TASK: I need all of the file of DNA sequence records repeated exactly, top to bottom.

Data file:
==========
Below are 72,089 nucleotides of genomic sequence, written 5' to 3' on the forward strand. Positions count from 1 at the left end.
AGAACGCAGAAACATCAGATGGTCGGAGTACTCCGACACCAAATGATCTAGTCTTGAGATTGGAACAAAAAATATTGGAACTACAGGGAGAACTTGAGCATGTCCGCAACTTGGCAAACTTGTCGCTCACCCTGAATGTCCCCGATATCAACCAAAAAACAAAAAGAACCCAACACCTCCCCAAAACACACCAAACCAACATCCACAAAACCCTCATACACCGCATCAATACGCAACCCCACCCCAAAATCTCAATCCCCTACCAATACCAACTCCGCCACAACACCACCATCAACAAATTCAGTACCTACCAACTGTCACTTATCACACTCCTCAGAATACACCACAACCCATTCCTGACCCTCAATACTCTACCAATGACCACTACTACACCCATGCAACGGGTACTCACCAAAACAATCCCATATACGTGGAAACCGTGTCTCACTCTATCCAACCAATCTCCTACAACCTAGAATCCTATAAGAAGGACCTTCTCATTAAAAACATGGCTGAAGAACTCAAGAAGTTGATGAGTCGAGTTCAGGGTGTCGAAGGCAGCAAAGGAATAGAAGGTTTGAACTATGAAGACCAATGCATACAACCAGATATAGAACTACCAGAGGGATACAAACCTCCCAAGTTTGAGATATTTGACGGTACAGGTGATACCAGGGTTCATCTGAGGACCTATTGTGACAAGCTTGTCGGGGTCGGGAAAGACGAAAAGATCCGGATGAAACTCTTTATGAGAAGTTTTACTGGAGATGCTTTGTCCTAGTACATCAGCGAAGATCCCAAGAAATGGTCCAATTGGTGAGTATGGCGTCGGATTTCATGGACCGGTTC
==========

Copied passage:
Below are 72,089 nucleotides of genomic sequence, written 5' to 3' on the forward strand. Positions count from 1 at the left end.
AGAACGCAGAAACATCAGATGGTCGGAGTACTCCGACACCAAATGATCTAGTCTTGAGATTGGAACAAAAAATATTGGAACTACAGGGAGAACTTGAGCATGTCCGCAACTTGGCAAACTTGTCGCTCACCCTGAATGTCCCCGATATCAACCAAAAAACAAAAAGAACCCAACACCTCCCCAAAACACACCAAACCAACATCCACAAAACCCTCATACACCGCATCAATACGCAACCCCACCCCAAAATCTCAATCCCCTACCAATACCAACTCCGCCACAACACCACCATCAACAAATTCAGTACCTACCAACTGTCACTTATCACACTCCTCAGAATACACCACAACCCATTCCTGACCCTCAATACTCTACCAATGACCACTACTACACCCATGCAACGGGTACTCACCAAAACAATCCCATATACGTGGAAACCGTGTCTCACTCTATCCAACCAATCTCCTACAACCTAGAATCCTATAAGAAGGACCTTCTCATTAAAAACATGGCTGAAGAACTCAAGAAGTTGATGAGTCGAGTTCAGGGTGTCGAAGGCAGCAAAGGAATAGAAGGTTTGAACTATGAAGACCAATGCATACAACCAGATATAGAACTACCAGAGGGATACAAACCTCCCAAGTTTGAGATATTTGACGGTACAGGTGATACCAGGGTTCATCTGAGGACCTATTGTGACAAGCTTGTCGGGGTCGGGAAAGACGAAAAGATCCGGATGAAACTCTTTATGAGAAGTTTTACTGGAGATGCTTTGTCCTAGTACATCAGCGAAGATCCCAAGAAATGGTCCAATTGGTGAGTATGGCGTCGGATTTCATGGACCGGTTC